AsianScientist (Apr. 30, 2019) – Scientists in Mongolia and Canada have described a new species of dinosaur unearthed in Mongolia. They published their findings in PLOS ONE.
Dinosaurs of the family Hadrosauridae were widespread and ecologically important large herbivores during the Late Cretaceous Period, but little is known about their early evolution. In recent years, many new species closely related to Hadrosauridae have provided clues about the origins of these dinosaurs, but few complete remains are known from the early part of the Late Cretaceous.
In the present study, researchers led by Dr. Khishigjav Tsogtbataaar of the Mongolian Academy of Science, Mongolia, and Dr. David Evans of the Royal Ontario Museum, Canada, examined and characterized the complete skeletal remains of a new species of dinosaur which they called Gobihadros mongoliensis.
The new species of dinosaur was discovered in the Bayshin Tsav region of the Gobi Desert in Mongolia from rocks dating to the early part of the Late Cretaceous. Anatomical analysis revealed that this species does not quite fit into the family Hadrosauridae. Comparing Gobihadros to Asian species within Hadrosauridae, the researchers concluded that Gobihadros did not directly give rise to later Asian hadrosaurs.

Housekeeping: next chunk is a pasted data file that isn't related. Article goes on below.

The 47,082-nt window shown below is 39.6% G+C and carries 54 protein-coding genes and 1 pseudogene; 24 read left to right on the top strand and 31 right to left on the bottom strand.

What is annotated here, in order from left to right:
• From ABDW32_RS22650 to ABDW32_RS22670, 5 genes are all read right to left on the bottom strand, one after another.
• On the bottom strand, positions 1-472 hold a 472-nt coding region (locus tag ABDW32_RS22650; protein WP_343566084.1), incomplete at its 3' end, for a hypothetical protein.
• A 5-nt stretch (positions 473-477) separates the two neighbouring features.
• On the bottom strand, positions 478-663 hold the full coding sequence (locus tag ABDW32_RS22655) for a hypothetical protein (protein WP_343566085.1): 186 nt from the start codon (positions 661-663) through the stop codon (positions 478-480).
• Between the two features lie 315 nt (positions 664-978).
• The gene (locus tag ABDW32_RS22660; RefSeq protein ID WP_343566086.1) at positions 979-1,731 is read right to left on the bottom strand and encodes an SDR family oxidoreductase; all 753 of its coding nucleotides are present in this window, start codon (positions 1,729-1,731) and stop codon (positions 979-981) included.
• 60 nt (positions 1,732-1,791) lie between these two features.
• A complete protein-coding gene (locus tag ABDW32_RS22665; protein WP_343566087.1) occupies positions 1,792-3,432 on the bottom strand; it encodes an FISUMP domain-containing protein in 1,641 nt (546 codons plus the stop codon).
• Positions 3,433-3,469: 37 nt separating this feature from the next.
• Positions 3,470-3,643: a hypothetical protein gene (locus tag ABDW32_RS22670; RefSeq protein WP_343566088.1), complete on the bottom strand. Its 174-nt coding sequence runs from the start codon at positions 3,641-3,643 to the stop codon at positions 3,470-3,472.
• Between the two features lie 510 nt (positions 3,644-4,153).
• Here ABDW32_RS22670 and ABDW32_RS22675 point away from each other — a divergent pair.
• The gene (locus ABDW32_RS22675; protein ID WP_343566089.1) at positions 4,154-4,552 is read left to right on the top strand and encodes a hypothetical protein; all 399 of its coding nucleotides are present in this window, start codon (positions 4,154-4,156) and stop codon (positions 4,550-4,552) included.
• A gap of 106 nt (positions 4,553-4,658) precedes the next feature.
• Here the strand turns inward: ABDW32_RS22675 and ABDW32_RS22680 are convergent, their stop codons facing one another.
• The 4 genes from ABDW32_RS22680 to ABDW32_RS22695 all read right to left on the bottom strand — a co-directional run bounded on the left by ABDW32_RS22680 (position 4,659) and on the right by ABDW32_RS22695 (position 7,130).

They reported that Asian hadrosaurs appear to have migrated over from North America during the Late Cretaceous. However, Gobihadros and its close Asian relatives seem to disappear as these new hadrosaurs enter Asia, suggesting that the invaders might have ultimately outcompeted species like Gobihadros. The authors caution that more fossil data is still needed to properly resolve the ages and locations of these dinosaurs during this important transition period.
“The article describes, for the first time, extraordinary well-preserved fossil material of hadrosauroid dinosaur as a new genus and species from the early Late Cretaceous in Mongolia. We hope that it will be very useful material for further study of the evolution of hadrosauroids, iguanodintians and ornithopods as well,” said the authors.
Source: PLOS; Photo: Tsogtbaatar et al.
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